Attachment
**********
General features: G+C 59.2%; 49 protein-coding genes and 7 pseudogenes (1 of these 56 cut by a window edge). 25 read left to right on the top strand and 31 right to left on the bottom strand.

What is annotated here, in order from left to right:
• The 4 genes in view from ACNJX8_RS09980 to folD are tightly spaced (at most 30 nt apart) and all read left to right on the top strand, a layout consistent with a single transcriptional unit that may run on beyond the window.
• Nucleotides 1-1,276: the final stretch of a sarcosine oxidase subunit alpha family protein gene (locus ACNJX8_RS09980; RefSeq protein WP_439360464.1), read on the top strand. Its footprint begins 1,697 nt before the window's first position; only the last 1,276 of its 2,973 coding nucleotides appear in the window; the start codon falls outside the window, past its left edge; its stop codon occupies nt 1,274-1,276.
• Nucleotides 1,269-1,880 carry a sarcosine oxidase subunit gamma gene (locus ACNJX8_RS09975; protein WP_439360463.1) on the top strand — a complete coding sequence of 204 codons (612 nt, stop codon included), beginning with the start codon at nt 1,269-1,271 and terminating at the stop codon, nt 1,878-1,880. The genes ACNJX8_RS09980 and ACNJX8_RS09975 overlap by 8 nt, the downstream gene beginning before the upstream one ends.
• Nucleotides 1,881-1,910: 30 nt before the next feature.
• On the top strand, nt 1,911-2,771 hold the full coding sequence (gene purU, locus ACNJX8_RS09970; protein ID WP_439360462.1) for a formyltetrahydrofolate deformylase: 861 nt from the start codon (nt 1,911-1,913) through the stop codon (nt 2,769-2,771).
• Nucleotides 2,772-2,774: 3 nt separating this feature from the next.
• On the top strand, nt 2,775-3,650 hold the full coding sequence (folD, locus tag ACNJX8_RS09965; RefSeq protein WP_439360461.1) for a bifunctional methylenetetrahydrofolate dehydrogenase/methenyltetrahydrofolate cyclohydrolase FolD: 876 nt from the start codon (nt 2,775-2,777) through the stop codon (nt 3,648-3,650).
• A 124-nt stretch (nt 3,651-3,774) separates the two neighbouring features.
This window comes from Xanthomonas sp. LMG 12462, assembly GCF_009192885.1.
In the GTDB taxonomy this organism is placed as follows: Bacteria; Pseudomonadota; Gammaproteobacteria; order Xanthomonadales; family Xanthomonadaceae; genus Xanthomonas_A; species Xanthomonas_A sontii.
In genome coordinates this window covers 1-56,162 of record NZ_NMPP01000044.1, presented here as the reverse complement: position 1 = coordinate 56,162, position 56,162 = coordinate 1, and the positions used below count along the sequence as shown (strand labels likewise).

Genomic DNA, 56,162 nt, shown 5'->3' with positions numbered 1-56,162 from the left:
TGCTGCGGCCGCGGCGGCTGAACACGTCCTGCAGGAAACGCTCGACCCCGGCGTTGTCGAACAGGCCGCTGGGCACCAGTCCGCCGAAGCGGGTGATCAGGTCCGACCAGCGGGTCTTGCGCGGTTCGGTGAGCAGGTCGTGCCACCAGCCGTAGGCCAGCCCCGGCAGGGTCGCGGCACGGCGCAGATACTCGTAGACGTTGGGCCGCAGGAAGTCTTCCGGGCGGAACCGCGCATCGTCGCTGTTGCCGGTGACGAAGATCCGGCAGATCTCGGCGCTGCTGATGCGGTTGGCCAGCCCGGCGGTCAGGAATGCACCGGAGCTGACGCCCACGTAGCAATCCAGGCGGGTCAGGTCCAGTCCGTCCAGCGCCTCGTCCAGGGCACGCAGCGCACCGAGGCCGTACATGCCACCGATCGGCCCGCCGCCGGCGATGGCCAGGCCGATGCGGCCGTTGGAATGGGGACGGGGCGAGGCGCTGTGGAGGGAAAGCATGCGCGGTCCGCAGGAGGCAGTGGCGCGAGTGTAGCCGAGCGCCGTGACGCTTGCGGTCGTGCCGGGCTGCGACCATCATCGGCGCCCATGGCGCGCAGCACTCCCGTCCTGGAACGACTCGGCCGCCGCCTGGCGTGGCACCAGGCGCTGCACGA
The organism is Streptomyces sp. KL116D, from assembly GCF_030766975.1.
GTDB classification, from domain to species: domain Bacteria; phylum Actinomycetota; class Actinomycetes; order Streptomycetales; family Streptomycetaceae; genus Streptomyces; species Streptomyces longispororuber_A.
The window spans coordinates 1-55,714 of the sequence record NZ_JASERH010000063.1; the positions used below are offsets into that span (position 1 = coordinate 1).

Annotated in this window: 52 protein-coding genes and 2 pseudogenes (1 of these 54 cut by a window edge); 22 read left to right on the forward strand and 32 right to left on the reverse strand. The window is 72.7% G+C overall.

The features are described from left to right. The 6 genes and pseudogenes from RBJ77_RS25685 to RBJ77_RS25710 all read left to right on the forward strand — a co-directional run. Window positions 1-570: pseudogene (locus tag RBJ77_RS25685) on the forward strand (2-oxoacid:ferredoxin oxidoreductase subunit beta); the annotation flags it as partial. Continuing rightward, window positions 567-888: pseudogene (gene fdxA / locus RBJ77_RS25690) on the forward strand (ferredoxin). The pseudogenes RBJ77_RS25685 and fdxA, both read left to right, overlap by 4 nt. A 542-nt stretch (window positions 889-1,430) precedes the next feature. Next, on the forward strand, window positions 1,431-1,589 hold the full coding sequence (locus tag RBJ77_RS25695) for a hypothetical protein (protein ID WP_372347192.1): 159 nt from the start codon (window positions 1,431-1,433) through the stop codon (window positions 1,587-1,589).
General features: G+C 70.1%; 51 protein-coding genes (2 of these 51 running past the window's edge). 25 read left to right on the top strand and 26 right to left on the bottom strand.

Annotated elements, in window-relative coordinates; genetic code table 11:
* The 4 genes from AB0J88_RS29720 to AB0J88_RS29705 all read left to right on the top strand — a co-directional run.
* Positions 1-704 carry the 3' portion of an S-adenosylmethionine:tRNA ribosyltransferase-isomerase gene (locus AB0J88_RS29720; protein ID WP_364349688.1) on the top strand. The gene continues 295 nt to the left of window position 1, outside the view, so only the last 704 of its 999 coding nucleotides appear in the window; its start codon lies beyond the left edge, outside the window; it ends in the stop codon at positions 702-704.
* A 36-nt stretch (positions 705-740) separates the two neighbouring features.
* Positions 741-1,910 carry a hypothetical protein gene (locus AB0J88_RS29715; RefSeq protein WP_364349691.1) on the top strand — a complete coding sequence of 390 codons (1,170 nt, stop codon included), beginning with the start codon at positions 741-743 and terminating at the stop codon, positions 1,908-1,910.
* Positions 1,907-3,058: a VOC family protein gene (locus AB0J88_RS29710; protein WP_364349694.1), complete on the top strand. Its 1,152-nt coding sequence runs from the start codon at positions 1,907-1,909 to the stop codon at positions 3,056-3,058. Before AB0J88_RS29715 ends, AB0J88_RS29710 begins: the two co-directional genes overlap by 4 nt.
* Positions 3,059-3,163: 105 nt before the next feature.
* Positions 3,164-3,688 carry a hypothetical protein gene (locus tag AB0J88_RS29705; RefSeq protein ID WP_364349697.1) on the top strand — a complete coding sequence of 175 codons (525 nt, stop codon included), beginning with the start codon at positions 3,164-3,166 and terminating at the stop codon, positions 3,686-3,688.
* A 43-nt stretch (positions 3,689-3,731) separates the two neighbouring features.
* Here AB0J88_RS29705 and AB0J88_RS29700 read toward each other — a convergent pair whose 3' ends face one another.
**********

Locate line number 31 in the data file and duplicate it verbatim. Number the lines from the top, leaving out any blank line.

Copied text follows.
* Here AB0J88_RS29705 and AB0J88_RS29700 read toward each other — a convergent pair whose 3' ends face one another.